Notice Anything Familiar in This Historical Photo?
Luis Taruc doesn’t always get a starring role in history books because of the complicated nature of his legacy—after all, he and the guerilla group he founded, the Hukbalahap, were known both as liberators (during World War II, from the Japanese) and as Communist rebels who fought against the Philippine government in the decade after the war. Thankfully, any lingering doubts as to his status as a national hero were finally put to rest last week, as the National Historical Commission of the Philippines finally and officially recognized Taruc as a national hero, on what would’ve been his 104th birthday.
Because of that news, this photo of Luis Taruc has popped up again online. Though undated, the headline on the newspaper Taruc is holding puts it after 1945 (when Harry S. Truman was named president of the United States), and possibly in 1950 (when Truman sent US troops to Korea).
Now take a close look at the Huk leader’s shoes. Look familiar? Yes, those are black Chuck Taylor All-Stars from Converse, virtually in the same form as we know it today.
Since you’re here, here’s a quick history lesson: Luis Taruc dropped out of college to become a tailor, moving from his hometown in Pampanga to San Luis, Bulacan to ply his trade. Mentored by Pedro Abad Santos, founder of the Philippine Socialist Party, Taruc eventually left the haberdashery business to fight for workers’ rights as a full-time socialist party officer.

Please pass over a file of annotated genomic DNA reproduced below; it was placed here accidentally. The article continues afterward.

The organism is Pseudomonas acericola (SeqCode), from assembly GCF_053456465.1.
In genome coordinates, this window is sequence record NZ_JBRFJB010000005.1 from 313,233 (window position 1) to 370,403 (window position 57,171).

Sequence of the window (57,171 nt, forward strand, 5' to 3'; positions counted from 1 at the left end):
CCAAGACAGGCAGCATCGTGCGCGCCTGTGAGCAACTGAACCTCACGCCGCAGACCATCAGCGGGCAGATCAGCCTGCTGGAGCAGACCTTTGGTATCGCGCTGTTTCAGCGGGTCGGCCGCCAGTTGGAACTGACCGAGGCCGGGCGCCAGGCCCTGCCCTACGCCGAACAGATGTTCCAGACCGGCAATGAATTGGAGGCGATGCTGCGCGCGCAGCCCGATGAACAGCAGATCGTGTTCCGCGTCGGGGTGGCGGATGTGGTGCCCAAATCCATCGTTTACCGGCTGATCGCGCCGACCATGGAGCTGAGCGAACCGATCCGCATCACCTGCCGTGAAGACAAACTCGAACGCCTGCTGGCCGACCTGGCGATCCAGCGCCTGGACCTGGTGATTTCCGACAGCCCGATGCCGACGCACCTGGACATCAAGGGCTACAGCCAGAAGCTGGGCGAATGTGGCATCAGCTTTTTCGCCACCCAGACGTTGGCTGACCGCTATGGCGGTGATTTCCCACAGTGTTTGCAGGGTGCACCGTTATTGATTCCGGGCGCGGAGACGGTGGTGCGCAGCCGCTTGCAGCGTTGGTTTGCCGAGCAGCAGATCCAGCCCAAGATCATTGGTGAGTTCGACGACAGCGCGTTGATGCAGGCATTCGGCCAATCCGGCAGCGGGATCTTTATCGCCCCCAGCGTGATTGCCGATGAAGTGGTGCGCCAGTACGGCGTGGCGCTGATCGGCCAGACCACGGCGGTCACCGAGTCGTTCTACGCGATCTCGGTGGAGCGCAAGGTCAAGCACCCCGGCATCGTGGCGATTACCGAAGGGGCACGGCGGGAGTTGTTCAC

During WWII, Taruc led the formation of the Hukbo ng Bayan Laban sa mga Hapon (popularly shortened to “Hukbalahap”), a united guerilla front made up of farmers and workers who fought to resist the invading Japanese. After the war ended in 1945, Taruc was elected to Congress under the Democratic Alliance party, while the Huks remained a guerilla force fighting for Communist ideals.
Still a staunch nationalist and socialist, Taruc was ejected from Congress for his refusal to support pro-American treaties supported by President Manuel Roxas, and went back underground with the Huks in late 1946. By 1950, Taruc was a Politburo Supervisor for the renamed Hukbong Mapagpalaya ng Bayan, who were able to wage a fully fledged armed insurgency against the Philippine government.
To cut a very long, very complicated story short, Taruc surrendered to the government in 1954, effectively ending the Huk rebellion. He was sentenced to life imprisonment in the succeeding trials, and was granted pardon by President Ferdinand Marcos in 1968.
As for the Chuck Taylors, the shoe has been in production since the original Charles Taylor joined the Converse All-Stars in 1923. How did they end up on Luis Taruc’s feet? They were the envy of all basketball players for decades, but according to the book Feet and Footwear: A Cultural Encyclopedia, Chuck Taylors were also worn by American soldiers in training during World War II. Not a long shot to see how they might have ended up in the Philippines, in the hands of (or on the feet of) a guerilla fighter—especially one who was formerly a haberdasher.